EGYPT'S CONTROVERSIAL CONSTITUTIONAL AMENDMENTS Nathan J. Brown, Michele Dunne, and Amr Hamzawy March 23, 2007
A Textual Analysis Nathan J. Brown and Michele Dunne
Egyptians will head to the polls on March 26 in a public referendum on amendments to thirty four articles of the Constitution, approved by the People’s Assembly on March 19. President Hosni Mubarak, who had resisted any constitutional changes until very recently, proposed the amendments in late December 2006, heralding them as an important step toward democratization. The amendments will increase the powers of the elected parliament, which has long been the weakest branch of government. Amendments also expunge much of the socialist language of an earlier era and introduce a new discourse of “citizenship,” which has been championed by President Mubarak’s son Gamal—likely to be the ruling National Democratic Party’s future presidential candidate—and his supporters. But opposition and civil society activists—many of whom have lobbied for constitutional reform for years—say the amendments also infringe dangerously on human rights protections and close off possibilities for peaceful political activity, particularly by the Muslim Brotherhood, Egypt’s largest opposition movement. In addition to the content of the amendments, the rushed process by which they were passed has raised questions. Although the amendments were first discussed publicly during the September 2006 conference of the ruling National Democratic Party (NDP) and then officially proposed by Mubarak in December, the actual drafts were prepared out of public view, with the full text only emerging in late January 2006. Parliament debated the drafts for several weeks, and then approved all thirty four articles in a single vote on March 19. Opposition deputies, who constitute about 20 percent of the parliament, boycotted the vote and final debate sessions because they said that their input had been ignored. In response to criticism, the country’s leadership decided to rush rather than delay the process, calling for a referendum confirming the amendments less than a week after they were passed, rather than in early- to mid-April, as had been expected. Taken together, the amendments and process by which they were passed constitute an effort by the Egyptian regime to increase the appearance of greater balance among the branches of government and of greater opportunities for political parties, while in fact limiting real competition strictly and keeping power concentrated in the hands of the executive branch and ruling party. An analysis of some of the more controversial amendments follows.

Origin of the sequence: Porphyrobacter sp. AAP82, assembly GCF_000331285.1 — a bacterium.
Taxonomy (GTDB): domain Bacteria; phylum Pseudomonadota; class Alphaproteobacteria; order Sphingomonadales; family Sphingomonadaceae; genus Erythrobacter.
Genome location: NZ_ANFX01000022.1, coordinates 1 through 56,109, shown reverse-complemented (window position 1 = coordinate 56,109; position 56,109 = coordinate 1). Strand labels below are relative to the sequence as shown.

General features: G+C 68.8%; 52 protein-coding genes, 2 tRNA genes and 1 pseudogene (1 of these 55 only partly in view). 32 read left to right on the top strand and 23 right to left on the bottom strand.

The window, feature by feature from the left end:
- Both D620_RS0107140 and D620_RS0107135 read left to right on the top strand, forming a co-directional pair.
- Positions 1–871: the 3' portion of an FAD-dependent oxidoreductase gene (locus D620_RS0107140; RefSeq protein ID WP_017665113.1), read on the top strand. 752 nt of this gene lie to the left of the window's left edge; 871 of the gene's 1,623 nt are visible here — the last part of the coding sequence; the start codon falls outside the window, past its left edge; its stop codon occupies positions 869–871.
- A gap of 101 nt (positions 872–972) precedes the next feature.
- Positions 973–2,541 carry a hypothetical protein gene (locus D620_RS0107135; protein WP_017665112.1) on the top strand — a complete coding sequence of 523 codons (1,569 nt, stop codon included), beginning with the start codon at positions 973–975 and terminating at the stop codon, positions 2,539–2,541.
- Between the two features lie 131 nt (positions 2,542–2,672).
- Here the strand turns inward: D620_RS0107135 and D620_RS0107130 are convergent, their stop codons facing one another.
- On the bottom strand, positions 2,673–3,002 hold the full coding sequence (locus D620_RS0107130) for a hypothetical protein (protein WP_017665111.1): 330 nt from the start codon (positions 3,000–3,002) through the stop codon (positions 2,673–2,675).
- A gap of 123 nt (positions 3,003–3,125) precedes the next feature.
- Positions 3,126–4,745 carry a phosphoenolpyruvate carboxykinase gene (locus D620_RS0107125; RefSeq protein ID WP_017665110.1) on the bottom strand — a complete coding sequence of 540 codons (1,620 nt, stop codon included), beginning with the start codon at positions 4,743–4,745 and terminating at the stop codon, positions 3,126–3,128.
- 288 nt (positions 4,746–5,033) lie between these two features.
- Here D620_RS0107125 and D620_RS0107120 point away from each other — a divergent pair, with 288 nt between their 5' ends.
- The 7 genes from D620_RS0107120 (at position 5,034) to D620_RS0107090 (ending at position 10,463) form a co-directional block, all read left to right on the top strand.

Bypassing Human Rights Protections During the 2005 presidential campaign, Mubarak promised to lift the state of emergency in place since 1981—which gives the state broad powers to detain suspects without charge for lengthy periods, try civilians in military courts, prevent public gatherings, and monitor private communications—and instead put in place a more specific antiterrorism law. In 2006, Mubarak obtained parliamentary approval of a renewal of the state of emergency for another two years, saying that the Constitution would need to be amended in order to pave the way for such a law. That amendment has now taken place, drawing a firestorm of criticism from Egyptian and international human rights organizations. The new antiterrorism law is likely to be introduced in 2008, before the state of emergency expires. Amended Article 179 is designed to protect one of Egypt’s most criticized practices—allowing the president to order civilians to be tried in military courts. The former Article 179 provided for a “Socialist Public Prosecutor,” a state organ that was originally presented to Egyptians as an ombudsman but in fact was used for an odd mix of political and corruption cases. The Socialist Public Prosecutor, which had lost much of its political role, is now no longer mentioned and is presumably abolished. But in its place, the new article allows the president to refer any terrorist cha